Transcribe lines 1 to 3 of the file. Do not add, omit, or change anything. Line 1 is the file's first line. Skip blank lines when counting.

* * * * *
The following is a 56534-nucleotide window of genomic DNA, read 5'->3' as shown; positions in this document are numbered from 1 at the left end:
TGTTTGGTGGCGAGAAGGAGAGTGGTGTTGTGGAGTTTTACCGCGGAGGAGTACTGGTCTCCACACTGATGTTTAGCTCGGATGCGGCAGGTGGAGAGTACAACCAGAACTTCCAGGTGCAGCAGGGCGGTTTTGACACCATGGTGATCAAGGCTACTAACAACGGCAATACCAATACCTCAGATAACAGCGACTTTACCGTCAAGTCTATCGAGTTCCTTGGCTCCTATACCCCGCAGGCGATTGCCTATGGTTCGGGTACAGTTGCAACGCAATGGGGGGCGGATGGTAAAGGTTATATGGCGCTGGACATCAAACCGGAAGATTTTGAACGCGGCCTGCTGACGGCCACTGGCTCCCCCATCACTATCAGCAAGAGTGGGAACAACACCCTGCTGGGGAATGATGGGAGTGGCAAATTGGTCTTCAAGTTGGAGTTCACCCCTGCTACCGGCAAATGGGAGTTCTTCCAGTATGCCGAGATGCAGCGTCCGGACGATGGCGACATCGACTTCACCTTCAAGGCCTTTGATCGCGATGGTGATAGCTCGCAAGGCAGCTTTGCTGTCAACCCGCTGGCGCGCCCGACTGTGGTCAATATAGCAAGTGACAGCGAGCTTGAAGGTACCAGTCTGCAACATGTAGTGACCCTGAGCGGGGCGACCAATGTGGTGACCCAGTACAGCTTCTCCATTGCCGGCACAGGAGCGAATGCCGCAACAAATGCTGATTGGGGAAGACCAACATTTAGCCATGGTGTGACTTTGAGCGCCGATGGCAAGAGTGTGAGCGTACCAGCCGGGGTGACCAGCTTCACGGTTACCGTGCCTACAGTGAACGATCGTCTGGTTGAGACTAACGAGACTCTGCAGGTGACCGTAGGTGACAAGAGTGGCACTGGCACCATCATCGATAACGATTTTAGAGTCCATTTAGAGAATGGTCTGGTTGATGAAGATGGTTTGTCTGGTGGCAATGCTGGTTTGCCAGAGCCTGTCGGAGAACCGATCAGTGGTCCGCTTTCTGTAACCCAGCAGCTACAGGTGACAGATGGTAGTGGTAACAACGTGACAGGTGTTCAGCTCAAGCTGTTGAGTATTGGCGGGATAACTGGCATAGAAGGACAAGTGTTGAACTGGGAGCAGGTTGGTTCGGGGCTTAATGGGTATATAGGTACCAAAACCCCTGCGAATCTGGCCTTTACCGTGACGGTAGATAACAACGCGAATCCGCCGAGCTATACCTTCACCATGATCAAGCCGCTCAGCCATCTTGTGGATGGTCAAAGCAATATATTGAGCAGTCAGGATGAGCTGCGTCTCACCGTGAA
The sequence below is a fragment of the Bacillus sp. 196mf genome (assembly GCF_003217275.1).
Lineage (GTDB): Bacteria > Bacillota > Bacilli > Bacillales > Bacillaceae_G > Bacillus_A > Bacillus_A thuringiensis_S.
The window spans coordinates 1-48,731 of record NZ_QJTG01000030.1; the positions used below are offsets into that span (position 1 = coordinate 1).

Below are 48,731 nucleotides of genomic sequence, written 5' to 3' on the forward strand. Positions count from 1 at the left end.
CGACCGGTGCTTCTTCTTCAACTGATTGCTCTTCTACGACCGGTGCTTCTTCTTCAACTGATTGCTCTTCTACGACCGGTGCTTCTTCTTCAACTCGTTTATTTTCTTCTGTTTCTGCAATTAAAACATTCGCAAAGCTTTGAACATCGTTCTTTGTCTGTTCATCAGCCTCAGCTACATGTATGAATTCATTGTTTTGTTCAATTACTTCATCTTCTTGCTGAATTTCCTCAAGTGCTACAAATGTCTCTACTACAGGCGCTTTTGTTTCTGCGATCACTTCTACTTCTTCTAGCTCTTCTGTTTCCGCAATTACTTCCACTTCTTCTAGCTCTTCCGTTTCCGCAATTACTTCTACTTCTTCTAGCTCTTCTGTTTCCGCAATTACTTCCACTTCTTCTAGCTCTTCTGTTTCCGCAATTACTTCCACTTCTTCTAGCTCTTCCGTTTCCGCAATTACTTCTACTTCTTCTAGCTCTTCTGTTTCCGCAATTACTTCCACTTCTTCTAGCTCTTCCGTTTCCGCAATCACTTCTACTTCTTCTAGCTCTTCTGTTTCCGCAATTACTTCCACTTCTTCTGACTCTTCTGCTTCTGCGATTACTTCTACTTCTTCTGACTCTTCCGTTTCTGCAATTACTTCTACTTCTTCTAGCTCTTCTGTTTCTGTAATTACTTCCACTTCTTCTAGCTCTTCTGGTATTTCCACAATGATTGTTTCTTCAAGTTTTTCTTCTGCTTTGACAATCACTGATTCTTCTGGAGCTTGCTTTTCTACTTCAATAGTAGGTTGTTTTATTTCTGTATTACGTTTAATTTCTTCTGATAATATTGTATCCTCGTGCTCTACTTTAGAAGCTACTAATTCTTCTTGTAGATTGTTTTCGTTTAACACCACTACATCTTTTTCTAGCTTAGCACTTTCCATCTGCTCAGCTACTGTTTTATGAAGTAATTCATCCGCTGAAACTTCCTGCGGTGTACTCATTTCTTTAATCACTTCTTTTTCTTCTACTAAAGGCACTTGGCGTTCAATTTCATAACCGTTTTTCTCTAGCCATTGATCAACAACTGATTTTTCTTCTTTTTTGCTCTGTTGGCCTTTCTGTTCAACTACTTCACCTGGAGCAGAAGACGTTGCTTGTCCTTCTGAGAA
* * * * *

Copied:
The following is a 56534-nucleotide window of genomic DNA, read 5'->3' as shown; positions in this document are numbered from 1 at the left end:
TGTTTGGTGGCGAGAAGGAGAGTGGTGTTGTGGAGTTTTACCGCGGAGGAGTACTGGTCTCCACACTGATGTTTAGCTCGGATGCGGCAGGTGGAGAGTACAACCAGAACTTCCAGGTGCAGCAGGGCGGTTTTGACACCATGGTGATCAAGGCTACTAACAACGGCAATACCAATACCTCAGATAACAGCGACTTTACCGTCAAGTCTATCGAGTTCCTTGGCTCCTATACCCCGCAGGCGATTGCCTATGGTTCGGGTACAGTTGCAACGCAATGGGGGGCGGATGGTAAAGGTTATATGGCGCTGGACATCAAACCGGAAGATTTTGAACGCGGCCTGCTGACGGCCACTGGCTCCCCCATCACTATCAGCAAGAGTGGGAACAACACCCTGCTGGGGAATGATGGGAGTGGCAAATTGGTCTTCAAGTTGGAGTTCACCCCTGCTACCGGCAAATGGGAGTTCTTCCAGTATGCCGAGATGCAGCGTCCGGACGATGGCGACATCGACTTCACCTTCAAGGCCTTTGATCGCGATGGTGATAGCTCGCAAGGCAGCTTTGCTGTCAACCCGCTGGCGCGCCCGACTGTGGTCAATATAGCAAGTGACAGCGAGCTTGAAGGTACCAGTCTGCAACATGTAGTGACCCTGAGCGGGGCGACCAATGTGGTGACCCAGTACAGCTTCTCCATTGCCGGCACAGGAGCGAATGCCGCAACAAATGCTGATTGGGGAAGACCAACATTTAGCCATGGTGTGACTTTGAGCGCCGATGGCAAGAGTGTGAGCGTACCAGCCGGGGTGACCAGCTTCACGGTTACCGTGCCTACAGTGAACGATCGTCTGGTTGAGACTAACGAGACTCTGCAGGTGACCGTAGGTGACAAGAGTGGCACTGGCACCATCATCGATAACGATTTTAGAGTCCATTTAGAGAATGGTCTGGTTGATGAAGATGGTTTGTCTGGTGGCAATGCTGGTTTGCCAGAGCCTGTCGGAGAACCGATCAGTGGTCCGCTTTCTGTAACCCAGCAGCTACAGGTGACAGATGGTAGTGGTAACAACGTGACAGGTGTTCAGCTCAAGCTGTTGAGTATTGGCGGGATAACTGGCATAGAAGGACAAGTGTTGAACTGGGAGCAGGTTGGTTCGGGGCTTAATGGGTATATAGGTACCAAAACCCCTGCGAATCTGGCCTTTACCGTGACGGTAGATAACAACGCGAATCCGCCGAGCTATACCTTCACCATGATCAAGCCGCTCAGCCATCTTGTGGATGGTCAAAGCAATATATTGAGCAGTCAGGATGAGCTGCGTCTCACCGTGAA
The sequence below is a fragment of the Bacillus sp. 196mf genome (assembly GCF_003217275.1).